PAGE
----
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Interview with Uwe Schwarzwalder About The Radicalization of Jeff Boyd

By: Darida Rose

Darida Rose, Phoenix Journal (PJ): At the beginning, a title card says that this is possibly a true story. Could you elaborate?

Uwe Schwarzwalder (US): This is playing around a little, and partly inspired by Fargo with their title, and partly by using titles as The Situation or Epilogue like in my film, characterising and wrap it as a written novel. But I mean it, and I really believe that this could happen as sometimes, in my real life, I also came up with crazy ideas, so, who knows, somebody else somewhere could pull off something like this. I have to say I never crossed the line in my life, just to avoid any misunderstandings and not that I get into troubles :)

(PJ): One of the remarkable things about this film is how good it looks despite a very low budget. Do you have any tips for new filmmakers who might want to follow in your footsteps with an ultra low budget feature?

(US): Of course: Be ready to invest a lot of time as this is a very long process. Watch and digest as many tutorials as you can get free from the internet - be curious. If you have an idea you would like to implement, search as long as you find a solution - you’ll find it. The same applies also to equipment. My camera cost only 500!

(PJ): You wrote, directed, starred, and I believe also edited the film. Could you speak about the filmmaking process? How long did it take?

(US): I attended many acting workshops, so I thought why not doing a film and apply what I’ve learned. I started writing the screenplay within a few weeks, placed an ad to find the actors and crew while assembling the equimpment, and then shot the core scenes within about 3 weeks, and the rest during a year, pickup scenes and B-roll, while starting with the editing. The editing process took me about one and a half year, together with 3 music composers, until I started submitting the finished film to the festivals.

(PJ): The character Wendy seems to have a genuine desire to help the people, while Jeff seems motivated by personal anger and at times a desire to get rich. Were you trying to make a statement about radicalization here? Could you discuss the dynamic between the two?

(US): That’s right, Wendy is a young idealistic woman who truly wants to move and change something. Jeff sees that and feels drawn to her, especially after his disappointments and setbacks. To channel his anger, he teams up with her and uses the energy to move something, together with her, in a positive way. But the deeper objectives within the two collide, and especially the ambiguous motivations of Jeff challenges Wendy to her limits.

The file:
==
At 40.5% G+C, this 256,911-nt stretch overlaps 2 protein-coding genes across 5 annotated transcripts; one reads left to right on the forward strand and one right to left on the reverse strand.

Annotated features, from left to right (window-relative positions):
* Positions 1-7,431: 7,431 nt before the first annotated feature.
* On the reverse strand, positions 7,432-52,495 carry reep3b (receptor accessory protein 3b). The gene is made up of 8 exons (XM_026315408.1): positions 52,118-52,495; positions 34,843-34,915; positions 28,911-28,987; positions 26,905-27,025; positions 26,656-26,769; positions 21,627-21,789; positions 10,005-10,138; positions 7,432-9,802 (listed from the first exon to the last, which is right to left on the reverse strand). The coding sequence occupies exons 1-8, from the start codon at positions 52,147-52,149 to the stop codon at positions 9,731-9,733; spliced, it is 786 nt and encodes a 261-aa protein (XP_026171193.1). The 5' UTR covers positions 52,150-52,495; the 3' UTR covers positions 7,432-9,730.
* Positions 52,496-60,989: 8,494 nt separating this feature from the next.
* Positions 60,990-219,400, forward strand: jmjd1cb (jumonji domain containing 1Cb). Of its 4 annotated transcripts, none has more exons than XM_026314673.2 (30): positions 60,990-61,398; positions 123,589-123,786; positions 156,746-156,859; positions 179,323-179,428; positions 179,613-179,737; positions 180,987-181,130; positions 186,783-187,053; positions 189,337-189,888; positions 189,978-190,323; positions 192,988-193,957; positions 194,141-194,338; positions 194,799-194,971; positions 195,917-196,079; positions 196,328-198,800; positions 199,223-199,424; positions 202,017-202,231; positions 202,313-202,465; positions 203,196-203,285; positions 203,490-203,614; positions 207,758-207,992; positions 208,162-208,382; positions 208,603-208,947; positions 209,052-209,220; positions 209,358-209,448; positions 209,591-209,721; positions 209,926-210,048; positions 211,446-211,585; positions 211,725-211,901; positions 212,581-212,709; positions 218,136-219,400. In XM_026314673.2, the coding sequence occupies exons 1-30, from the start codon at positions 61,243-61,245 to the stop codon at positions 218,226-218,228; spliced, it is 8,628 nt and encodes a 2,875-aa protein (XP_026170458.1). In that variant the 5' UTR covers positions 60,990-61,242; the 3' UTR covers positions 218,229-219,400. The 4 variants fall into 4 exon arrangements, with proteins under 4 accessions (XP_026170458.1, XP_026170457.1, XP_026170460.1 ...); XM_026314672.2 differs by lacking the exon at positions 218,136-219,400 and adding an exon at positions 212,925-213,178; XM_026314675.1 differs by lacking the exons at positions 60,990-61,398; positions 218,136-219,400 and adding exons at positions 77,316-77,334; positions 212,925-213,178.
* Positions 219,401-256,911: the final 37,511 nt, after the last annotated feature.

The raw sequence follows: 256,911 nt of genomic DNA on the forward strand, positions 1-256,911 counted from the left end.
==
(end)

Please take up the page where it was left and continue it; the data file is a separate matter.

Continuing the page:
(PJ): Are you planning on doing more directing? Do you have any projects in the works at the moment?

(US): Yes, I love it as much I do acting. I wrote a pseudo-sequel, The Spiritualization of Jeff Boyd. Jeff finds his way to Australia from where he travels to a Monk in Bulgaria and then to India, together with a guru’s daughter. It won already a few awards, and I’m pitching it to find producers and investors.

(PJ): What inspired you to make this film?

(US): A few things: the ongoing exploitation of natural resources in poor countries, the whole whistleblower theme, the financial crisis, and of course the art, the passion for drama films.

(PJ): Did directing yourself have an impact on your acting? Did you have any insights into your own acting through being the director?

(US): I was asked this a lot if I would have been more focused if I had only one task to do. I must say I was as focused as I can get. And when I heard Orson Welles say, that it did not compromise his performances having two hats on in his films, I was a little relieved. I feel somehow the same. I felt if my acting was good for the film or not. And as a director, I could say let’s do it one more time.

(PJ): Could you tell us a bit about the title? How did you come up with it? Was it perhaps a bit tongue in cheek?

(US): Oh, this was a little difficult. I wanted it to be different, but also catchy. And when I asked around for ideas and feedback, I got so many, that I became confused. Until Julian Booth from Wales, who played Morton, send me a few proposals. And when I read The Radicalization of Jeff Boyd - I knew that this is it, also because of what you felt in your question: it has a bit tongue in cheek, yes.


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